December 10, 2014: Leonardo da Vinci Painting’s Authenticity Under Question, A £9 Million Gift From Putin to the State Hermitage Museum, and the Cooper Hewitt Museum Reopens This Week

Daily Digest: Top Art News
Dec 10, 2014 9:02PM

Opening

In New York … Ellie Ga: Eureka, a lighthouse play” will be performed this evening at The Kitchen, 7 p.m.; “Tactility and Texture” opens at Lower East Side Printshop.

In Berlin … “Zwischen Dix und Mueller” opens at Aurel Scheibler, featuring work by Ernst Barlach, Marcel Breuer, Lovis Corinth, Otto Dix, Lyonel Feininger, Erich Heckel, George Grosz, Otto Mueller, and others. 

In Los Angeles … Rogue Wave Projects: Chen Man East-West” opens at L.A. Louver

Today’s Notable News

The version of Leonardo da Vinci’s Virgin of the Rocks housed in The National Gallery, London, has come under question again as to its authenticity. In 2010, after restoring the work, The National Gallery concluded that the painting was completed entirely by da Vinci; however, doubts have risen upon further inspection of the vegetation and geology, as they appear different from those in the original version (at the Louvre) and are inaccurate representations of nature. It is believed that assistants aided in the creation of the duplicate. (via The Guardian) 

In honor of the State Hermitage Museum in St. Peterburg’s 250th anniversary, Putin presented the museum with two gifts to add to its collection, one of which is a Fabergé clock-egg valued at £9 million. (via the Art Newspaper)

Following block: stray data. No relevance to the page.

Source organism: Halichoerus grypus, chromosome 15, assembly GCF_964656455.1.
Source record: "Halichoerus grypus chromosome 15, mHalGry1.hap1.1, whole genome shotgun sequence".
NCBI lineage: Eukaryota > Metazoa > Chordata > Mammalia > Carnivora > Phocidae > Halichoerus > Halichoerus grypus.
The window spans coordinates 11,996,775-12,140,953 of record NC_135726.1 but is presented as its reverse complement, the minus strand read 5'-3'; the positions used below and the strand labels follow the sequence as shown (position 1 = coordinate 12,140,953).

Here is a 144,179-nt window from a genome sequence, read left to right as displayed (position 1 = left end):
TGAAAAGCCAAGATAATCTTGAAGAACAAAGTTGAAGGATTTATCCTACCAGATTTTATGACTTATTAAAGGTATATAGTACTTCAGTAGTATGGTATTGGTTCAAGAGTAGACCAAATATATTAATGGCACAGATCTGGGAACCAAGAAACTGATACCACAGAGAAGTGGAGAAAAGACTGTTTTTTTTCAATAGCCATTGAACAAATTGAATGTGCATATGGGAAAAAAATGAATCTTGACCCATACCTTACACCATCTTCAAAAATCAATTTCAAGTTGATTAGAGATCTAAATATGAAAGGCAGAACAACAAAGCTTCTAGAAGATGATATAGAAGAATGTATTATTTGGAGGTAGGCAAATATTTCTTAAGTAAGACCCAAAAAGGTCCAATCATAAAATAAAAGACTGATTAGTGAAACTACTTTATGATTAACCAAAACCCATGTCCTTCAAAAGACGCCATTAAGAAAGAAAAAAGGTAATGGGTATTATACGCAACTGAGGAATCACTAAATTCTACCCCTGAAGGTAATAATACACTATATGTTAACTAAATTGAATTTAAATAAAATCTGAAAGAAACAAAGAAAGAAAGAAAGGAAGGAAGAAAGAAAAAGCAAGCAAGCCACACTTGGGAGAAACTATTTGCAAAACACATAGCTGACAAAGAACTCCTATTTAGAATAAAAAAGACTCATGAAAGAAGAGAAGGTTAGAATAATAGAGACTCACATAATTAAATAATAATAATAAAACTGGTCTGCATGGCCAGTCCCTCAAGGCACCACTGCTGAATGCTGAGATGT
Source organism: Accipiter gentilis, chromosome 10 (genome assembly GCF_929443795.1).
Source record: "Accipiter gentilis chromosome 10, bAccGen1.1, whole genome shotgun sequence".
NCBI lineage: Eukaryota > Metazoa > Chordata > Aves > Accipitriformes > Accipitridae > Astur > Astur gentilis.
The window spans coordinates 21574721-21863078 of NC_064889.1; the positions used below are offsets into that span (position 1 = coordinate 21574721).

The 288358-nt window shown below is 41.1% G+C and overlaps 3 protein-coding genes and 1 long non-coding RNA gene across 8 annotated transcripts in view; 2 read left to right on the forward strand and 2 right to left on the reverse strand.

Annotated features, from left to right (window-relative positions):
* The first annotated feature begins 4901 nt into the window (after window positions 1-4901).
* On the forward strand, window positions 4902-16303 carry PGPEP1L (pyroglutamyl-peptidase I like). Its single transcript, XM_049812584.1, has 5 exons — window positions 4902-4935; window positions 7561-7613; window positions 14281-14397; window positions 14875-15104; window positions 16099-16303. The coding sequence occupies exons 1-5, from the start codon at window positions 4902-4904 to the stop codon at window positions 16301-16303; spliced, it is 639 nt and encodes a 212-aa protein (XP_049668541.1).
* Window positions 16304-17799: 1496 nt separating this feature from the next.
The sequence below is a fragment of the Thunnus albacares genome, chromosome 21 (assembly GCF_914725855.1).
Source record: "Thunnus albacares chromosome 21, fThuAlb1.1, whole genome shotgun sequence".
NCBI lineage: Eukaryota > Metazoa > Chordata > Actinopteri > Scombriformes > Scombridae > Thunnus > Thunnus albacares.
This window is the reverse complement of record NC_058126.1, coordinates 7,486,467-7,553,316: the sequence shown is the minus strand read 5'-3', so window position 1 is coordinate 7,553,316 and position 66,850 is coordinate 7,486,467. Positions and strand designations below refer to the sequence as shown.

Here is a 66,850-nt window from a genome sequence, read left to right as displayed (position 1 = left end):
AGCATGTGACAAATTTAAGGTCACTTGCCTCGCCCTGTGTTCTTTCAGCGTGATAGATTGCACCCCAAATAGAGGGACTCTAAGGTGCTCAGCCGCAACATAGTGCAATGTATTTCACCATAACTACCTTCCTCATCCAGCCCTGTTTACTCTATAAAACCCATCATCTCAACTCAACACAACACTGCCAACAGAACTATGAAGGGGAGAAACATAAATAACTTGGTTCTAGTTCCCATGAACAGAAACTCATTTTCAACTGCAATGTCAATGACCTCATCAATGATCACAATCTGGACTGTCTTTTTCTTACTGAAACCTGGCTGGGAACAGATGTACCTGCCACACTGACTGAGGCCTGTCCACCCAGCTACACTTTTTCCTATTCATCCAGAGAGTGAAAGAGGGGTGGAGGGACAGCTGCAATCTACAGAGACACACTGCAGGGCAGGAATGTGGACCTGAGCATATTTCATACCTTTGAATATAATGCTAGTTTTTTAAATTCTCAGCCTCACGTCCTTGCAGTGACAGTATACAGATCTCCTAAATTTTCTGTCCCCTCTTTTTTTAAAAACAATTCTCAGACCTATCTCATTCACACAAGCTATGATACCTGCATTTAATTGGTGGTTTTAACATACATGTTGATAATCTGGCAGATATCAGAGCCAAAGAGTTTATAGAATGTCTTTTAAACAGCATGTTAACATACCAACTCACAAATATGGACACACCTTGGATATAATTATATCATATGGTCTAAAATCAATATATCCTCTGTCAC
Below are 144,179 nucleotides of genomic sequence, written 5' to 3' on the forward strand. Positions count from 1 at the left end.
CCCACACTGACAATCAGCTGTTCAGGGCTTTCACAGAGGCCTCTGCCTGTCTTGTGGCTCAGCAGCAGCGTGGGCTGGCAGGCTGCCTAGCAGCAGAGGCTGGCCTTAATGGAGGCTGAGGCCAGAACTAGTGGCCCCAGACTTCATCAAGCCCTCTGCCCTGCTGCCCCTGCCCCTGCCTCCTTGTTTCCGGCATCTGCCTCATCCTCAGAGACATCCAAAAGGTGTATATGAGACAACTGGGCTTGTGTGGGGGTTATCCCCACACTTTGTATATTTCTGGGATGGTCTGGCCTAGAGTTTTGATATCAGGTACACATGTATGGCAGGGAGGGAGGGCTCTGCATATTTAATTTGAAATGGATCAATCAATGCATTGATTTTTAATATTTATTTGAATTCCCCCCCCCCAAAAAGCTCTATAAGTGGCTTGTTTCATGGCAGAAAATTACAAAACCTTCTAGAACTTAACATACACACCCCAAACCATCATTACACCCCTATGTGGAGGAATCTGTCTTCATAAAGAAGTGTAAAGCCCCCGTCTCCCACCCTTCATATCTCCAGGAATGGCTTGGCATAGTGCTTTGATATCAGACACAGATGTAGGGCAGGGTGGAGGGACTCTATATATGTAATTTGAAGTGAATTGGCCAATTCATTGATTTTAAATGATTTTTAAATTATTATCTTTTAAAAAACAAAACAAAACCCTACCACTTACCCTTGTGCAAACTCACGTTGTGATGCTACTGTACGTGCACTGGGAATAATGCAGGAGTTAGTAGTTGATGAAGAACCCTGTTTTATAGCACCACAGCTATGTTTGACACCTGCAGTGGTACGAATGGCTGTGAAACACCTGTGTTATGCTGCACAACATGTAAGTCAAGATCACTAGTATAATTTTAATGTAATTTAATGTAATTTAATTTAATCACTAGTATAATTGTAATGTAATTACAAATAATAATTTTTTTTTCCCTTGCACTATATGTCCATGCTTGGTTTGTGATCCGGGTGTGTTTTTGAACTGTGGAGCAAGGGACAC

Influential German art dealer Helge Achenbach is on trial for allegedly falsifying accounts in order to increase his commission from purchases of fine art and classic cars, made on behalf of the Albrecht family. Achenbach could face up to 10 years in prison. (via The Telegraph)  

The Cooper Hewitt Museum is set to reopen this week, after a three-year renovation that expanded the museum’s exhibition space by 60%. (via The Art Newspaper) 

Best of Instagram

Via @newmuseum: “Ofili began experimenting with sculpture in 2005. Although he created a series of small sculptures with elephant dung in the early 1990s, he had not produced sculptures since then. He has described working with sculpture as similar to drawing in its liberating potential: ‘There’s a bit of freedom in the way that the hand can describe something with a line, and I found that in sculpture too—a way of trying to deal with pure form…the excitement is the feeling that the freedom is developing.’ Image: ‘Chris Ofili: Night and Day,’ 2014. Exhibition view: New Museum. All artworks © Chris Ofili. Courtesy David Zwirner, New York/London. Photo: Maris Hutchinson/EPW” 

Good Reads

Why Is the Art World Like Social Media? The Sweet Con of Art Basel Miami(via New York Observer) 

He Was More Than His Madness: Changes at the Van Gogh Museum in Amsterdam(via The New York Times) 

Hollywood: L.A.’s Next Art Frontier(via ARTnews) 

Want to catch up with the rest of this week’s news? Review past Daily Digests here.

Daily Digest: Top Art News
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Jenna Gribbon, Luncheon on the grass, a recurring dream, 2020. Jenna Gribbon, April studio, parting glance, 2021. Jenna Gribbon, Silver Tongue, 2019